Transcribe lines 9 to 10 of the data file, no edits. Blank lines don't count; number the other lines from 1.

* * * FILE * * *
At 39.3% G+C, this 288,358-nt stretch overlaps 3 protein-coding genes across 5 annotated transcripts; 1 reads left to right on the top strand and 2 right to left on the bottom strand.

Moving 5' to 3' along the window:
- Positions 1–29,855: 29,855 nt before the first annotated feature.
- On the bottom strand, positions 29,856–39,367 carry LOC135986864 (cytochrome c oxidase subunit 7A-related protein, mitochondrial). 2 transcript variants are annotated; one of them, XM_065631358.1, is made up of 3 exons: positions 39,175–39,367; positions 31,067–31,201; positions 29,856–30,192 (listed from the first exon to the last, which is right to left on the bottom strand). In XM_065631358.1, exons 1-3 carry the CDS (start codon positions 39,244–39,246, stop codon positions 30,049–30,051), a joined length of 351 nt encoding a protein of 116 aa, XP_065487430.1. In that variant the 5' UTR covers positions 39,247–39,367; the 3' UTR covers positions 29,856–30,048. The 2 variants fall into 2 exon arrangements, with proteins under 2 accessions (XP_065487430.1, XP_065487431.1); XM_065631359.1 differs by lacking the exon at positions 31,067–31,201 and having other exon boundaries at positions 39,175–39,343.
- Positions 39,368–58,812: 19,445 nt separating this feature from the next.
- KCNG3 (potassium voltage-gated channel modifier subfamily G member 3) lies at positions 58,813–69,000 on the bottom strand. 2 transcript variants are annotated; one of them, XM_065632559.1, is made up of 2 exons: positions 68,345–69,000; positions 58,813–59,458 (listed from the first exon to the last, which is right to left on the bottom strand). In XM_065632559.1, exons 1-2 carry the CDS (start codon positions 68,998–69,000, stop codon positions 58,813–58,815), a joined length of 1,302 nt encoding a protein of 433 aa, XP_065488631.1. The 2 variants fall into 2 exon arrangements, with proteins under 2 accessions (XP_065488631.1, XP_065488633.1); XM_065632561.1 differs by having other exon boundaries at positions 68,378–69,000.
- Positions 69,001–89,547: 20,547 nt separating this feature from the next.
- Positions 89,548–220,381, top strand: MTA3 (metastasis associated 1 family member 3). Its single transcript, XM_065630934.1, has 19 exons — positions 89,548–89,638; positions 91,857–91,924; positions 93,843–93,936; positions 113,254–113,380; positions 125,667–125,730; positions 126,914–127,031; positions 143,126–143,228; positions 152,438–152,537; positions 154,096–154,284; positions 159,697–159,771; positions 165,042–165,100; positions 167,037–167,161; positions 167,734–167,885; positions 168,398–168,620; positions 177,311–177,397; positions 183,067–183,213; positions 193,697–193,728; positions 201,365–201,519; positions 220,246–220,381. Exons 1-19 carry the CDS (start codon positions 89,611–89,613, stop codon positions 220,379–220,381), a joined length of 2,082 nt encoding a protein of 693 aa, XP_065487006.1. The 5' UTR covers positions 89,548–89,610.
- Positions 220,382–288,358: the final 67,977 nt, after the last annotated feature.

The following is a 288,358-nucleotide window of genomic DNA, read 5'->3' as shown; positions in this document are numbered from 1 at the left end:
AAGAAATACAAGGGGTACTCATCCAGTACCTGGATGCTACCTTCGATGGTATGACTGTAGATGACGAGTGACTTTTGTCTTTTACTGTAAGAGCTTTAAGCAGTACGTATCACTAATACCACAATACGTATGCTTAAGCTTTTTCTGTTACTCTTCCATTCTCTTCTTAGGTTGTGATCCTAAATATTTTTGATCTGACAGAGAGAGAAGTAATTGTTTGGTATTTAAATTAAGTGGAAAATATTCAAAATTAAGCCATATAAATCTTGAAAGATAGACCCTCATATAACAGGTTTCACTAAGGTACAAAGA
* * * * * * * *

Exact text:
- Positions 220,382–288,358: the final 67,977 nt, after the last annotated feature.

The following is a 288,358-nucleotide window of genomic DNA, read 5'->3' as shown; positions in this document are numbered from 1 at the left end: